Malta has made significant strides to the international insurance market in attracting world-class companies to its shores. EU passporting rights and competitive operating costs are key attractions of locating in Malta. The country also championed the introduction of innovative structures such as Protected and Incorporated Cell Companies. Both structures allow firms to write risks through cells within a core company and provide businesses with a cost-effective alternative to setting up a stand-alone insurance company. The cell model is also applicable to insurance managers and brokers. Some 60 insurance companies are today registered in Malta, with the large majority being international players and only a handful of companies being active in the local market. International insurance business now accounts for more than 80 per cent of the total gross written premiums. With new legislation on reinsurance special purpose vehicles, Malta is positioning itself to tap new markets. The island has recognised the growing importance of insurance linked securities and catastrophe bonds, as well as the convergence of reinsurance and capital markets.
Offering a new breed of retirement products, Malta has become a key centre for pension transfers.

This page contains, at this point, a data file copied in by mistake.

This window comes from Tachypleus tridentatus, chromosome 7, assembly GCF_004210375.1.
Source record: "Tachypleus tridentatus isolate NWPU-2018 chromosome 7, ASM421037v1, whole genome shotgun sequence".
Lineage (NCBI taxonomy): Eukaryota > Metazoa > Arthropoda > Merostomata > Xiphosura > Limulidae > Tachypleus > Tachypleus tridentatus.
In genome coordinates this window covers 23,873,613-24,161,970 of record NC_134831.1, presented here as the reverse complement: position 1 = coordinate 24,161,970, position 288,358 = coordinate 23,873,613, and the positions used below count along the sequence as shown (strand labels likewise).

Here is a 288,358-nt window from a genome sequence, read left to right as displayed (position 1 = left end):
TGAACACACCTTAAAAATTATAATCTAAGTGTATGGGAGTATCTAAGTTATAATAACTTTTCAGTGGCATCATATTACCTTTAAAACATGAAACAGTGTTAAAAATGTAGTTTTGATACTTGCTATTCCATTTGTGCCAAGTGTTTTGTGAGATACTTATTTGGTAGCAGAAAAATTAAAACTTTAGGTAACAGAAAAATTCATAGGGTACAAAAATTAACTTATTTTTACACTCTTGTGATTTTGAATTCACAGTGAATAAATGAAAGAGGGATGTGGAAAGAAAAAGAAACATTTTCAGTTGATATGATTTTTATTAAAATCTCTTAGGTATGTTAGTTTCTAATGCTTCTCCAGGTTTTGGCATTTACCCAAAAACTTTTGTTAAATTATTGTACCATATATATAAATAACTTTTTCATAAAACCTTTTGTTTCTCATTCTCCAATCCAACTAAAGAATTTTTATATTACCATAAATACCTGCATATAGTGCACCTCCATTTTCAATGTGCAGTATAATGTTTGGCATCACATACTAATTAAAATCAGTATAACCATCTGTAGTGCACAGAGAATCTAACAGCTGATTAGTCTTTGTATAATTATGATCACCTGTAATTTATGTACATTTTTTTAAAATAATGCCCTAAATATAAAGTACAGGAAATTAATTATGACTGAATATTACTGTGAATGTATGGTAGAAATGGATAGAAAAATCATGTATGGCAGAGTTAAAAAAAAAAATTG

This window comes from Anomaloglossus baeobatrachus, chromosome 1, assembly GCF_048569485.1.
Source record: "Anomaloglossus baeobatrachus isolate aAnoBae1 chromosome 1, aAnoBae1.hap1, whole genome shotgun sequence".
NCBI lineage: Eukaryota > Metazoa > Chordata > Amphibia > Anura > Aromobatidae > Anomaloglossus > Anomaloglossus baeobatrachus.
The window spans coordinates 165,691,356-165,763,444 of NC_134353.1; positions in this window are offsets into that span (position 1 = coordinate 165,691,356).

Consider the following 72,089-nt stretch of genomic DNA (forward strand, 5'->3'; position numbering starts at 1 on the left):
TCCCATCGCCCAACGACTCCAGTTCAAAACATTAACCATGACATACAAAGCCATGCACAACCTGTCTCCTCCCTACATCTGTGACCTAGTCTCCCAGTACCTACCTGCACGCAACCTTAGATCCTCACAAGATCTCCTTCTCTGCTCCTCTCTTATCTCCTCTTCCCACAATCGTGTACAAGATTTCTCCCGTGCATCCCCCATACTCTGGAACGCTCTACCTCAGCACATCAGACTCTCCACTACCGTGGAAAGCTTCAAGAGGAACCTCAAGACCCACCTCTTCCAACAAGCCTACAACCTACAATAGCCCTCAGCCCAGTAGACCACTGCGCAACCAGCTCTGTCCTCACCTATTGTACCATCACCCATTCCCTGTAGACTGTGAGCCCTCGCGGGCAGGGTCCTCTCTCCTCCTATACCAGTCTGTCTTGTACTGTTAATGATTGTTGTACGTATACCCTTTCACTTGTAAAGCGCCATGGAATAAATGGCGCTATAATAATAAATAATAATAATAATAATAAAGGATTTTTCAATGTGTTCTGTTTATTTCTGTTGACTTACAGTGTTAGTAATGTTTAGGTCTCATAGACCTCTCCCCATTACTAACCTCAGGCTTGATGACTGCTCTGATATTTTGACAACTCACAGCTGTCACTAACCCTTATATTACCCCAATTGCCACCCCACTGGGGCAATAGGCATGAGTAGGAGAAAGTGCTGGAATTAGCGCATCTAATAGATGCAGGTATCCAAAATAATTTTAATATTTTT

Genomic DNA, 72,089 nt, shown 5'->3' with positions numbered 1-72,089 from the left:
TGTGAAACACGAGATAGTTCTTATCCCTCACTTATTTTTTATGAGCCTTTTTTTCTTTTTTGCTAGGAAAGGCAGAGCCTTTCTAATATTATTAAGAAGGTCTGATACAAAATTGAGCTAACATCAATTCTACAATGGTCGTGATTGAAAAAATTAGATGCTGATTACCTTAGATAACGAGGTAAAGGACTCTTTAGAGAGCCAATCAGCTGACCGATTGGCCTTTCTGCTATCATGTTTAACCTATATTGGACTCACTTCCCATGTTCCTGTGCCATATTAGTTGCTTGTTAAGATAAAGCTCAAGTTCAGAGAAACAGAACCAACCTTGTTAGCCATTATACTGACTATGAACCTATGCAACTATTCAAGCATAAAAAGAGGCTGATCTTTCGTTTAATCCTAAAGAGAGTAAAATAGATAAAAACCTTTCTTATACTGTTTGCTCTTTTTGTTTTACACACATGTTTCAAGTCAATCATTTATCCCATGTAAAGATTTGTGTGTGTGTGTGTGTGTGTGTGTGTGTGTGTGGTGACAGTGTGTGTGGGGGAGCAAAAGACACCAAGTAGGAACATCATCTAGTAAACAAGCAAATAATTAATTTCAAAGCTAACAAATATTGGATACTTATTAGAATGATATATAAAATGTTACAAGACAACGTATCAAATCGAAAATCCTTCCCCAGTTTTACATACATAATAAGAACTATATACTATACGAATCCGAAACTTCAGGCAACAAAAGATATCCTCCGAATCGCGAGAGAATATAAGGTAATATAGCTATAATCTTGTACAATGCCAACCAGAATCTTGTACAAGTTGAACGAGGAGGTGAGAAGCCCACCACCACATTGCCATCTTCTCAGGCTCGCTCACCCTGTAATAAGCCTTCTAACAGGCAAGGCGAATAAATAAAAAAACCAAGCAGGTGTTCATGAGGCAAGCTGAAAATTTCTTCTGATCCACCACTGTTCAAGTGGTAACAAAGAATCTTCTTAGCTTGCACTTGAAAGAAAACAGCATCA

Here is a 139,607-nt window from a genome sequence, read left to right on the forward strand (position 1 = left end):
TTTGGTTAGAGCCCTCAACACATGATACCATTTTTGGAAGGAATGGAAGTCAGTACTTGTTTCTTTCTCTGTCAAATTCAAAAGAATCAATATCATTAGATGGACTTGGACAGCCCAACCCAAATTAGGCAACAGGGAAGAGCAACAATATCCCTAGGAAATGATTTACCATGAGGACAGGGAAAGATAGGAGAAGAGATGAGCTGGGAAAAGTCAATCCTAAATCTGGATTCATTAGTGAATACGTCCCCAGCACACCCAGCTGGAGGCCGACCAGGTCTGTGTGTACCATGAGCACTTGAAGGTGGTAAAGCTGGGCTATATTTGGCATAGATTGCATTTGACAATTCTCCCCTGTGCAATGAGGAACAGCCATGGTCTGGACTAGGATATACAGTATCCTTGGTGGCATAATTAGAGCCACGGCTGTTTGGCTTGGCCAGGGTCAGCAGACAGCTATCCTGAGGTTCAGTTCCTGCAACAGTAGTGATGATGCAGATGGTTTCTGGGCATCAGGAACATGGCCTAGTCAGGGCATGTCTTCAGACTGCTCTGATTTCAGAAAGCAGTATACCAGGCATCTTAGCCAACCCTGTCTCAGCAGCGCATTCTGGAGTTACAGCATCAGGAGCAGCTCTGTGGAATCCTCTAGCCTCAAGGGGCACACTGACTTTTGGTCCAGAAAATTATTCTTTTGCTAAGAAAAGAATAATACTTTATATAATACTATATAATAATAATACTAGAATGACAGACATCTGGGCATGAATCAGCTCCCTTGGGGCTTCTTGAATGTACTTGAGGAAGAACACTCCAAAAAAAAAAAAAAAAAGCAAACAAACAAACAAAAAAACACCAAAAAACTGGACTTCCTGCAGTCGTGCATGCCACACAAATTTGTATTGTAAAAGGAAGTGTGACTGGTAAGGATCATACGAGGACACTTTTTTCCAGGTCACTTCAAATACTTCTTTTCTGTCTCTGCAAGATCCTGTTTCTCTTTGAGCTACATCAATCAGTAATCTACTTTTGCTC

The island provides the ideal solution for high-net-worth individuals looking for an investment vehicle, international workers planning for retirement and global corporations seeking pension schemes for their staff. Malta is one of the jurisdictions that meet the requirements set out by the UK tax authorities for Qualifying Recognised Overseas Pension Schemes (QROPS). A retirement scheme licensed in Malta is also eligible as a Qualifying Non-UK Pension Scheme (QNUPS), providing it satisfies the requirements specified in the UK Inheritance Tax Law. While Malta has seen the breakthrough in the international pension sector due to its attractiveness for QROPS and QNUPS, it is now aiming to come to similar agreements with other countries and the island sees an opportunity to cater for the pension needs of companies and individuals from EU markets.